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Abstract

Drawing on research from a mixed-methods project on gaming we argue for a qualitative methodological approach called “interactive elicitation,” a form of data collection that combines elements of photo elicitation, interviewing and vignettes. After situating our broader research project exploring young people’s experiences of violent open-world video games, we outline the process of conducting interactive elicitation, arguing for a mixed-methods approach where participants are observed and interviewed both during and immediately after interacting with particular cultural artefacts, in this case the game GTA V. We reflect on the initial design of the research methodology, the problematic aspects of conducting the research – focusing on social desirability bias – before proffering adaptations to our approach in relation to complementary work in the field of Game Studies. Ultimately, we argue for immediacy in relation to research on cultural experiences and the importance of social desirability as an asset in framing interaction, both of which have implications for sociological and interdisciplinary research more widely.

Keywords

Interactive Elicitation, Social Desirability Bias, Interviewing, Video Games, GTA V

Author Bio(s)

Matthew Spokes is a Senior Lecturer in Sociology at the York St. John University. His main areas of interest are the intersections between death, narratives, popular cultural and spatial practices, particularly looking at video games and deviant leisure pursuits. Correspondence regarding this article can be addressed directly to: m.spokes@yorksj.ac.uk.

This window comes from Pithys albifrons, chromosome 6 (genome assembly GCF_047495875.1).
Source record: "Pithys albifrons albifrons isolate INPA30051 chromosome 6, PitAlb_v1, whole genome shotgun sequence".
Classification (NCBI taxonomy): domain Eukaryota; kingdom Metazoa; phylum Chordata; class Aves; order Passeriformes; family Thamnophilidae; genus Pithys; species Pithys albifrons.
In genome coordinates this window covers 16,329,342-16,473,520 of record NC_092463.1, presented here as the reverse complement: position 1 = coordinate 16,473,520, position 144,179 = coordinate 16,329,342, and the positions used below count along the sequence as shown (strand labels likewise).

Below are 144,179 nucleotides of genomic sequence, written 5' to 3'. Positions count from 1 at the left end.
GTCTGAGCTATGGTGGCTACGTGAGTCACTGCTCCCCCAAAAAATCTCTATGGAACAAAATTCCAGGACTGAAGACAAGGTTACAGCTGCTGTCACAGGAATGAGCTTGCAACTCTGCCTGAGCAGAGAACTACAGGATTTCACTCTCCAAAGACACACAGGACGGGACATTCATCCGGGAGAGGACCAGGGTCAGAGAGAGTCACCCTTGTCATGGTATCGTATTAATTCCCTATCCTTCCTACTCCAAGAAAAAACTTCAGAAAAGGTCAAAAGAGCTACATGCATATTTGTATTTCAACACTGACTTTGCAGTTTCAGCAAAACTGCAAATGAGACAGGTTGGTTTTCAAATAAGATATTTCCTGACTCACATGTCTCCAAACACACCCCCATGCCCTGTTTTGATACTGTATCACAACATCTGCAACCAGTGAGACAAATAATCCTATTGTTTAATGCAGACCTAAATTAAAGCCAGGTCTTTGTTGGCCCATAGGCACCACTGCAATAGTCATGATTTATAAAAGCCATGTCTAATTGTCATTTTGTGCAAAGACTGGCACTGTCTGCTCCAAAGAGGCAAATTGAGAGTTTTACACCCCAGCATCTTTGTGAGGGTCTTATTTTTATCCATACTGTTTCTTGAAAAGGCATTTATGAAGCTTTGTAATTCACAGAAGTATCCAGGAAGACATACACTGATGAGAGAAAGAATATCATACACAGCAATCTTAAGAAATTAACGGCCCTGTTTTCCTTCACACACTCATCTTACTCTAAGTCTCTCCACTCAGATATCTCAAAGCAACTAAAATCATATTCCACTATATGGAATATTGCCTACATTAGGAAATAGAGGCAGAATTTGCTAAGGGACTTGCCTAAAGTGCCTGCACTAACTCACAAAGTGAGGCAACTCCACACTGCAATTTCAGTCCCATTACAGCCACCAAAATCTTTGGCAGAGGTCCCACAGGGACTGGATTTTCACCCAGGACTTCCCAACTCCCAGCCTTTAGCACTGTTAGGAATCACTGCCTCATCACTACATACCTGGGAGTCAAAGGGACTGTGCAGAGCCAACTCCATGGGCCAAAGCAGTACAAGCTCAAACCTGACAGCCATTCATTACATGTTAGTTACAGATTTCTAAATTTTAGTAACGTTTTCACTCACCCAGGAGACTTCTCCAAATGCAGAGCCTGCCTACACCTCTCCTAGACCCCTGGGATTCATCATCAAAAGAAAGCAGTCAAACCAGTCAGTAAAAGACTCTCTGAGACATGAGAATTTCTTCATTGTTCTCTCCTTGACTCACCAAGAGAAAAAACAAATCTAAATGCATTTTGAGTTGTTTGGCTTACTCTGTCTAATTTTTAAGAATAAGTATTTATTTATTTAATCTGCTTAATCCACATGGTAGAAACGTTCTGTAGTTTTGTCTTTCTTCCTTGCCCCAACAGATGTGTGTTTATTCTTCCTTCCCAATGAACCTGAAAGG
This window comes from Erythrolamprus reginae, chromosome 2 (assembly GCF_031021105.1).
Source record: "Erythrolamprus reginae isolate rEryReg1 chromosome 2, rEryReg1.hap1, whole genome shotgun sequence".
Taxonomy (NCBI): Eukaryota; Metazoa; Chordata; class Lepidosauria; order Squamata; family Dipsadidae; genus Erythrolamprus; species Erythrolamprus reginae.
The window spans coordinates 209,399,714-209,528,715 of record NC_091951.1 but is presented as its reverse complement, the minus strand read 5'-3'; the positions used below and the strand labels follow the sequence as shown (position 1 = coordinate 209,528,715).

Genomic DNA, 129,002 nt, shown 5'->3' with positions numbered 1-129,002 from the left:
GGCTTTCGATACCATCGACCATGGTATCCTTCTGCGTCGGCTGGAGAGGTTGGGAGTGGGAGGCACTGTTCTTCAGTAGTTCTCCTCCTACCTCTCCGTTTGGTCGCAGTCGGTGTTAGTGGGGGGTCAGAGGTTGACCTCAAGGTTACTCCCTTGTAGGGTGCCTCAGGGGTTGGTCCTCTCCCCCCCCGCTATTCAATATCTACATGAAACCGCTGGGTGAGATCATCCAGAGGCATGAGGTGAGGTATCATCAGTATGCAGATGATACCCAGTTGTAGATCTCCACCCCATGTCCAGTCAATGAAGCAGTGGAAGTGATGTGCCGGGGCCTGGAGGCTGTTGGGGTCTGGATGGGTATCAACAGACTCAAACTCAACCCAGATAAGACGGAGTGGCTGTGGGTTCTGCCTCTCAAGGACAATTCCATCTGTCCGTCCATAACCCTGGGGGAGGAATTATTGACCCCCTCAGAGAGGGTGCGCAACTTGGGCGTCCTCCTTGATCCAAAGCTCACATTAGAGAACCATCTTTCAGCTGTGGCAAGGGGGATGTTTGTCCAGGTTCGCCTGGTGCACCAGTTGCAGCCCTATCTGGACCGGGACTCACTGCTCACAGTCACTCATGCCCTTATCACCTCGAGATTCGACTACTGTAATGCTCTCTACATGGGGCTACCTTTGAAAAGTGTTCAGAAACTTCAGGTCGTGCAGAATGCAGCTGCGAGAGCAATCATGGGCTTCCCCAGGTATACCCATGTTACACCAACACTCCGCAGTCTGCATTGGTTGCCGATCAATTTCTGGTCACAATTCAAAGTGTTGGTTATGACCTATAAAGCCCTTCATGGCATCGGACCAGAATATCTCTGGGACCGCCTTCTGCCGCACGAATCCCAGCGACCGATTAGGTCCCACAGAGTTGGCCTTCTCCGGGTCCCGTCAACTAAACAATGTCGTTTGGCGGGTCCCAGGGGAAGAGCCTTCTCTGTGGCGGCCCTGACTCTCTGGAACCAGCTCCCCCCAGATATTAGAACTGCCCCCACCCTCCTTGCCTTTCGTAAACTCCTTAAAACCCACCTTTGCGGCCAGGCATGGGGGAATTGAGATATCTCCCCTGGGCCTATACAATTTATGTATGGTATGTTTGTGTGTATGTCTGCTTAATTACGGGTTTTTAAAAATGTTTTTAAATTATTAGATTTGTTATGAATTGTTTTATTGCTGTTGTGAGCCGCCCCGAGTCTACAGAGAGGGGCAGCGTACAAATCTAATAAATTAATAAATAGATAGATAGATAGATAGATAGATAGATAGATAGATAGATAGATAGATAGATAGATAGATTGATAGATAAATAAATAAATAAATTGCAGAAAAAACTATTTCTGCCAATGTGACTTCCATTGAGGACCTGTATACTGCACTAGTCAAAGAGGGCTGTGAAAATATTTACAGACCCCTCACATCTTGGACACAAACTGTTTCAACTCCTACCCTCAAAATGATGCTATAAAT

Jack Denham is a Lecturer in Sociology and Criminology at York St. John University. His main areas of research are focused on the cultural consumption of crime – such as crime museums and representations of crime in popular culture, with a particular interest in the crossover between cultural studies, the sociology of consumption, death and violence. Correspondence regarding this article can also be addressed directly to: j.denham@yorksj.ac.uk.

Publication Date

4-17-2019

Creative Commons License

Creative Commons Attribution-Noncommercial 4.0 License
This work is licensed under a Creative Commons Attribution-Noncommercial-Share Alike 4.0 License.

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